This post was co-authored by Jonathan Trotman.
In the previous post of our series analyzing and summarizing insider incidents across multiple sectors, we discussed some of the mandates and requirements associated with federal government insider threat programs as well as documented insider threat incidents. In this post, we will discuss information security regulations and insider threat metrics based on Finance and Insurance incidents from our CERT National Insider Threat Center (NITC) Incident Corpus.
The SEI engages with many organizations of various sizes and industries about their resilience. Those responsible for their organization's cybersecurity often tell us that their information technology (IT) and operational technology (OT) are too different to be assessed together. However, not accounting for both technologies could have serious implications to an organization's resilience. In this post I'll say why, and I'll describe the technology-agnostic tools the SEI uses to scope both IT and OT in resilience assessments.
This blog series reviews topics in performing text analytics to support insider threat mitigation. This post presents a procedural framework for operationalizing this capability. It walks through the process of considering text analytics capability through putting it into practice. The blog also enumerates thought questions about whether to acquire a commercial textual analysis solution, repurpose an existing tool, or develop an in-house capability.
The CERT National Insider Threat Center (NITC) Insider Threat Incident Corpus contains over 2,000 incidents, which, as Director Randy Trzeciak writes, acts as the "foundation for our empirical research and analysis." This vast data set shows us that insider incidents impact both the public and private sector, with federal government organizations being no exception. As Carrie Gardner introduced in the previous blog post in this series, federal government organizations fall under the NAICS Codes for the public administration category. Public administration, in this context, refers to a collection of organizations working primarily for the public benefit, including within national security. This blog post will cover insider incidents within federal government, specifically malicious, non-espionage incidents.
As Randy Trzeciak mentioned in the first blog in this series, we are often asked about the commonalities of insider incidents for a particular sector. These questions invariably begin conversations about which sector-specific best practices and controls are best suited to address the common incident patterns faced by these organizations. To better address this question, we decided to update our model for coding industry sectors1, or what classification system we use to organize the organizations in our insider threat database.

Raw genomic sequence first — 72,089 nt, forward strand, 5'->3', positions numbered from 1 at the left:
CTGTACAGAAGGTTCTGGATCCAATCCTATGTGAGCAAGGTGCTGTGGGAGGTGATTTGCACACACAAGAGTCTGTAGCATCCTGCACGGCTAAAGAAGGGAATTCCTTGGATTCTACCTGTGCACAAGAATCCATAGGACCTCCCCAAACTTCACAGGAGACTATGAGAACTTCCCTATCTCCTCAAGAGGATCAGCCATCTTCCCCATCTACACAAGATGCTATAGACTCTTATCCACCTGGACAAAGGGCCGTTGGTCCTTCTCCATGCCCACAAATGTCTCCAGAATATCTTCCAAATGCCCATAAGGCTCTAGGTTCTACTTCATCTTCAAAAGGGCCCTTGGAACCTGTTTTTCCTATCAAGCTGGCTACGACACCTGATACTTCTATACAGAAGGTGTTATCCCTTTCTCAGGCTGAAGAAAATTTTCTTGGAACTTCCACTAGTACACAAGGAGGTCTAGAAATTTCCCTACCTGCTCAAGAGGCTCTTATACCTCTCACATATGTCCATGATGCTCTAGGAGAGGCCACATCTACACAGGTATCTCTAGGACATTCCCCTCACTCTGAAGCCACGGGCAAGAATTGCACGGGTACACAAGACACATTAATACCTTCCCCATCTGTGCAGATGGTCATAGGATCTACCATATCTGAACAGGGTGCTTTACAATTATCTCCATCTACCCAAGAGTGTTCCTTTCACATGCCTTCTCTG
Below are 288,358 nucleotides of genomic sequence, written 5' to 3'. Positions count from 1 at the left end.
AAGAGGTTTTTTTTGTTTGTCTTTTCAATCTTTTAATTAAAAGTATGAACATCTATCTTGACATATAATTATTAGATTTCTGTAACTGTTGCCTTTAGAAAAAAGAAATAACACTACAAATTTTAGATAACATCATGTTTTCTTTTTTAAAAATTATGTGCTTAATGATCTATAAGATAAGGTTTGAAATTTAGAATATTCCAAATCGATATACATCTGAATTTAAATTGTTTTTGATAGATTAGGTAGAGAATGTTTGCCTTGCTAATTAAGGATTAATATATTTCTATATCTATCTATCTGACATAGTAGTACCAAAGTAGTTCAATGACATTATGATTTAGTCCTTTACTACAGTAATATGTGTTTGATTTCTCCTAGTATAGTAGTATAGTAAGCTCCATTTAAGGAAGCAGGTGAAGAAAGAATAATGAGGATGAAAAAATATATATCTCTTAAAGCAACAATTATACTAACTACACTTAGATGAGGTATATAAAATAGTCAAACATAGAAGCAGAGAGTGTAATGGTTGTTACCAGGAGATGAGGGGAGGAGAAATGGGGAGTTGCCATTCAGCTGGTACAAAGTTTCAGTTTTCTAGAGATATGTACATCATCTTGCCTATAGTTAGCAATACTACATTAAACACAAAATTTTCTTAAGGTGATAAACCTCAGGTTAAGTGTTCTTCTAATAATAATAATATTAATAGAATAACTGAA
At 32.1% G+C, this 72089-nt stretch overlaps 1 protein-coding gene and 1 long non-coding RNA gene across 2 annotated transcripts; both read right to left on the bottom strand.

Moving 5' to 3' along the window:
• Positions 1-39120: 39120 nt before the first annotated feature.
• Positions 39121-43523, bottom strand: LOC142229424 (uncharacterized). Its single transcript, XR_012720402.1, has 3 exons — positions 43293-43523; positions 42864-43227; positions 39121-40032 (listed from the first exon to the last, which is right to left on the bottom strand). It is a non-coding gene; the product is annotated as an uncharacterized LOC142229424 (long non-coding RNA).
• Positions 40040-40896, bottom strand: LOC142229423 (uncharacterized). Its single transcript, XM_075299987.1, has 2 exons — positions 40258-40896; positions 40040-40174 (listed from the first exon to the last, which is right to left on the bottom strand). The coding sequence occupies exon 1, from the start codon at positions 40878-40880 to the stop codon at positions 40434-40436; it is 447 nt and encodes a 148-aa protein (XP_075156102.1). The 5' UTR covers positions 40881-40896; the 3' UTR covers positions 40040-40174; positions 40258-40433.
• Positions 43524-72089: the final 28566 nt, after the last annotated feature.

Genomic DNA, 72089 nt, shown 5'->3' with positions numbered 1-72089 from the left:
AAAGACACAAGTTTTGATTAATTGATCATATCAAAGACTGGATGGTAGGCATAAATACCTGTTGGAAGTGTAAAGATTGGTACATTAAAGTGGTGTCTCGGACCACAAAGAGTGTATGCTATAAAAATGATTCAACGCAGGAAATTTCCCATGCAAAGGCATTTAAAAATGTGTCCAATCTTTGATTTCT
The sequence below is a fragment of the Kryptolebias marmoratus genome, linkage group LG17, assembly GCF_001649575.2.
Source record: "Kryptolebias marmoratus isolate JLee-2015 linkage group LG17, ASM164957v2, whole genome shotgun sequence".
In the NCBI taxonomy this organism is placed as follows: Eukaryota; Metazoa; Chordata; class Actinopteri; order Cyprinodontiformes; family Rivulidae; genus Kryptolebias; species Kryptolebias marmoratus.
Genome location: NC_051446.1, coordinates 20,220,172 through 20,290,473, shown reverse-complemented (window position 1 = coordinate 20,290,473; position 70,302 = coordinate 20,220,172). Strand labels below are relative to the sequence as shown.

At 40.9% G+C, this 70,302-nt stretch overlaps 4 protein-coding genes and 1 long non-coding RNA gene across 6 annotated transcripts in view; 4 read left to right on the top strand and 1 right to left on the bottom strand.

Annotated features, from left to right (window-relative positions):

Individual organizations spend millions per year complying with information security mandates, which tend to be either too general or too specific. However, organizations focusing solely on compliance miss the opportunity to strengthen their information security culture. This blog post will explain the benefits of information security culture and demonstrate how compliance with information security mandates may prevent organizations from achieving their full information security culture potential.
Hello, I am Randy Trzeciak, Director of the CERT National Insider Threat Center (NITC). I would like to welcome you to the NITC blog series on insider threat incidents within various sectors. In this first post, I (1) describe the purpose of the series and highlight what you can expect to see during the series, and (2) review the NITC insider threat corpus, which is the foundation for our empirical research and analysis. Join us over this nine-part series as we explore in-depth specific issues pertaining to insider threat. We hope you will follow along, and we encourage you to provide feedback about other sectors that we should analyze.
The costs of the steady stream of data breaches and attacks on sensitive and confidential data continue to rise. Organizations are responding by making data protection a critical component of their leadership and governance strategies. The European Union's recent General Data Protection Regulation (GDPR) adds layers of complexity to protecting the data of individuals in the EU and European Economic Area. Organizations are struggling to understand GDPR's requirements, much less become compliant. In this series of blog posts, I'll describe how to use the CERT Resilience Management Model (CERT-RMM) to approach GDPR compliance and, more fundamentally, data privacy.